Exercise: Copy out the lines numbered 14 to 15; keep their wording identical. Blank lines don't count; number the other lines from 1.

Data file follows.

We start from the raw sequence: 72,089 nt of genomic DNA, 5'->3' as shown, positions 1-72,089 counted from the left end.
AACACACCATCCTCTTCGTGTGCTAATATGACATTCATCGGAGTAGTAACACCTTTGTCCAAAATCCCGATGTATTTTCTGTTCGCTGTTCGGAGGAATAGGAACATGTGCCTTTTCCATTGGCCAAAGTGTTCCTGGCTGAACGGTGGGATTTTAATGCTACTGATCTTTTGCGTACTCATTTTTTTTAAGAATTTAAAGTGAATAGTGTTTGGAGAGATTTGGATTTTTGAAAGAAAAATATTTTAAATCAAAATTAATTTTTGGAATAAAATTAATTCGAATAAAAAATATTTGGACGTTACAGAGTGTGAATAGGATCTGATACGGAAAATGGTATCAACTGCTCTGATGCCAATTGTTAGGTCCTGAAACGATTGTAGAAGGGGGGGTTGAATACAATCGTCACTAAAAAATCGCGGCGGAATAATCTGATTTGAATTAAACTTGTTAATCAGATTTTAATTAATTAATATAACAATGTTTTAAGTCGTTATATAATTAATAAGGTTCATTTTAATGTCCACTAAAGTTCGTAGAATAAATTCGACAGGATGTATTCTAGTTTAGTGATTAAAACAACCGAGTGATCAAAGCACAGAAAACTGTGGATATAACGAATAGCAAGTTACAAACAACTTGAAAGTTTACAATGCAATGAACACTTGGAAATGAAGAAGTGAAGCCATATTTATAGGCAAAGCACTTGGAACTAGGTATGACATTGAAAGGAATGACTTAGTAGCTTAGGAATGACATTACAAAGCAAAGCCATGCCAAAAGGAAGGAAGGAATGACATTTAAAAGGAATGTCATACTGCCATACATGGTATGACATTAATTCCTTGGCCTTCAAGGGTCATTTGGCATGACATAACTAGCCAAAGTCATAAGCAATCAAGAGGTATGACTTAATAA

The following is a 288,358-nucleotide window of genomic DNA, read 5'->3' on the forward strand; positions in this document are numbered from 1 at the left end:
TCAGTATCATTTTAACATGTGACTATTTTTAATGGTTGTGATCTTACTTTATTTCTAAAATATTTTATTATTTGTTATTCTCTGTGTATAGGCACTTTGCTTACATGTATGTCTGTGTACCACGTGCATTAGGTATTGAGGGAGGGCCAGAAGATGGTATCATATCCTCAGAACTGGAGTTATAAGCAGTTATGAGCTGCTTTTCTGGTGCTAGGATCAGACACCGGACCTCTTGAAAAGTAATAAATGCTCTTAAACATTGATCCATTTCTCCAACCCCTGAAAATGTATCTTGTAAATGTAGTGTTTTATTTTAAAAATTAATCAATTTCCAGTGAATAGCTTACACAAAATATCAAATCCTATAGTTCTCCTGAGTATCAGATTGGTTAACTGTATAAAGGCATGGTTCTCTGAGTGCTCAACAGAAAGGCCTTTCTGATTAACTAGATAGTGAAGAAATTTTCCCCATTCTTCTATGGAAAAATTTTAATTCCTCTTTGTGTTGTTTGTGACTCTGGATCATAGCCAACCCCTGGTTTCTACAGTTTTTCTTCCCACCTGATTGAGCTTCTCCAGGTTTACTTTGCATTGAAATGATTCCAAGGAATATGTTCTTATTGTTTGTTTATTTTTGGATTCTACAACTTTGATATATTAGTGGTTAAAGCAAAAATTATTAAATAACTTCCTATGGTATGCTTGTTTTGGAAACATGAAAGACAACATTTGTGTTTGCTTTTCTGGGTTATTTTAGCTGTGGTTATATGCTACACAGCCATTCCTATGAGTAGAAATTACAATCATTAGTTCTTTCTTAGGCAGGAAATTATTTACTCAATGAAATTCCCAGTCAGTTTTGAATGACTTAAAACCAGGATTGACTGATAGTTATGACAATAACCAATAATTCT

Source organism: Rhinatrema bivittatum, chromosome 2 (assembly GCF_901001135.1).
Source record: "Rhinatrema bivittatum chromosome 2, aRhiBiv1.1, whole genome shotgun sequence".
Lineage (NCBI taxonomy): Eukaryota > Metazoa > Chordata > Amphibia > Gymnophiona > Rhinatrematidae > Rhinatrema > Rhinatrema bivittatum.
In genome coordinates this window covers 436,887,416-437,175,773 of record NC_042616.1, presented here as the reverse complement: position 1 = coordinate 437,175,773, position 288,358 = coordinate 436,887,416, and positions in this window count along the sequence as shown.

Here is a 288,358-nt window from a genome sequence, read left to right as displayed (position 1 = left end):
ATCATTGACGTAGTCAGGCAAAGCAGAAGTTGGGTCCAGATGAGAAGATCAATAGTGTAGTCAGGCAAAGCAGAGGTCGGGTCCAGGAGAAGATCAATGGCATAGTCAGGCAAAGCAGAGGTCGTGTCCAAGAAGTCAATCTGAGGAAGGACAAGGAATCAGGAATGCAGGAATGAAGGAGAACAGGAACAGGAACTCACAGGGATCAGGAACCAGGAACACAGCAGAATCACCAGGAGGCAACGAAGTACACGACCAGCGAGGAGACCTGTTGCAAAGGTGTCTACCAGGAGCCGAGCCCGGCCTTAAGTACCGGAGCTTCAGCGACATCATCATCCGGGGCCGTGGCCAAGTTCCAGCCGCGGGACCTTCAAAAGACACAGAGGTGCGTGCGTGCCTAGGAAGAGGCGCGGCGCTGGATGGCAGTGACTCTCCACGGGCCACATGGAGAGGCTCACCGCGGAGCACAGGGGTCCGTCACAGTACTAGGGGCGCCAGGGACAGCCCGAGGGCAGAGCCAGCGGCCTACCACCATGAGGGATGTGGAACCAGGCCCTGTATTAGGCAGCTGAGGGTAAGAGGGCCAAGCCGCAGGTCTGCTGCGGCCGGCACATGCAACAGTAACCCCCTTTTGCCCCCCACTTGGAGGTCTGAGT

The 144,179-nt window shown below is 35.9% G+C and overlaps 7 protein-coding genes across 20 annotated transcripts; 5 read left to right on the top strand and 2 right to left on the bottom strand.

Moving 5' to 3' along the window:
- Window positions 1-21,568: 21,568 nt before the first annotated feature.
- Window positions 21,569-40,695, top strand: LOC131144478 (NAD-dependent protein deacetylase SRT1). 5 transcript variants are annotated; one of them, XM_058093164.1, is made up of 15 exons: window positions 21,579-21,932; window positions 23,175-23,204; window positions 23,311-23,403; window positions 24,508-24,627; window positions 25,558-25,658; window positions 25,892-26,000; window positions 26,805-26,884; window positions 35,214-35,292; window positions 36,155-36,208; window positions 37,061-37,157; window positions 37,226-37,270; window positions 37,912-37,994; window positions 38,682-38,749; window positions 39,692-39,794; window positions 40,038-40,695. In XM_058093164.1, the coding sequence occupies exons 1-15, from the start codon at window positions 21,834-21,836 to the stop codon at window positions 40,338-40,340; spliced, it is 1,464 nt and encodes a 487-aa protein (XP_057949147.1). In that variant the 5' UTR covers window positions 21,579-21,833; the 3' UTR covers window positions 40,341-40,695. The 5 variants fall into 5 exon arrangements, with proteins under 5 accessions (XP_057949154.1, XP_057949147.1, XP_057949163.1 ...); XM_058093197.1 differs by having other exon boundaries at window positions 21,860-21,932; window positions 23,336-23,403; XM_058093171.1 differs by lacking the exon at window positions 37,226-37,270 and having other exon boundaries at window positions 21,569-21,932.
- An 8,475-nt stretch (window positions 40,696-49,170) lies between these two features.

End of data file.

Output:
- Window positions 21,569-40,695, top strand: LOC131144478 (NAD-dependent protein deacetylase SRT1). 5 transcript variants are annotated; one of them, XM_058093164.1, is made up of 15 exons: window positions 21,579-21,932; window positions 23,175-23,204; window positions 23,311-23,403; window positions 24,508-24,627; window positions 25,558-25,658; window positions 25,892-26,000; window positions 26,805-26,884; window positions 35,214-35,292; window positions 36,155-36,208; window positions 37,061-37,157; window positions 37,226-37,270; window positions 37,912-37,994; window positions 38,682-38,749; window positions 39,692-39,794; window positions 40,038-40,695. In XM_058093164.1, the coding sequence occupies exons 1-15, from the start codon at window positions 21,834-21,836 to the stop codon at window positions 40,338-40,340; spliced, it is 1,464 nt and encodes a 487-aa protein (XP_057949147.1). In that variant the 5' UTR covers window positions 21,579-21,833; the 3' UTR covers window positions 40,341-40,695. The 5 variants fall into 5 exon arrangements, with proteins under 5 accessions (XP_057949154.1, XP_057949147.1, XP_057949163.1 ...); XM_058093197.1 differs by having other exon boundaries at window positions 21,860-21,932; window positions 23,336-23,403; XM_058093171.1 differs by lacking the exon at window positions 37,226-37,270 and having other exon boundaries at window positions 21,569-21,932.
- An 8,475-nt stretch (window positions 40,696-49,170) lies between these two features.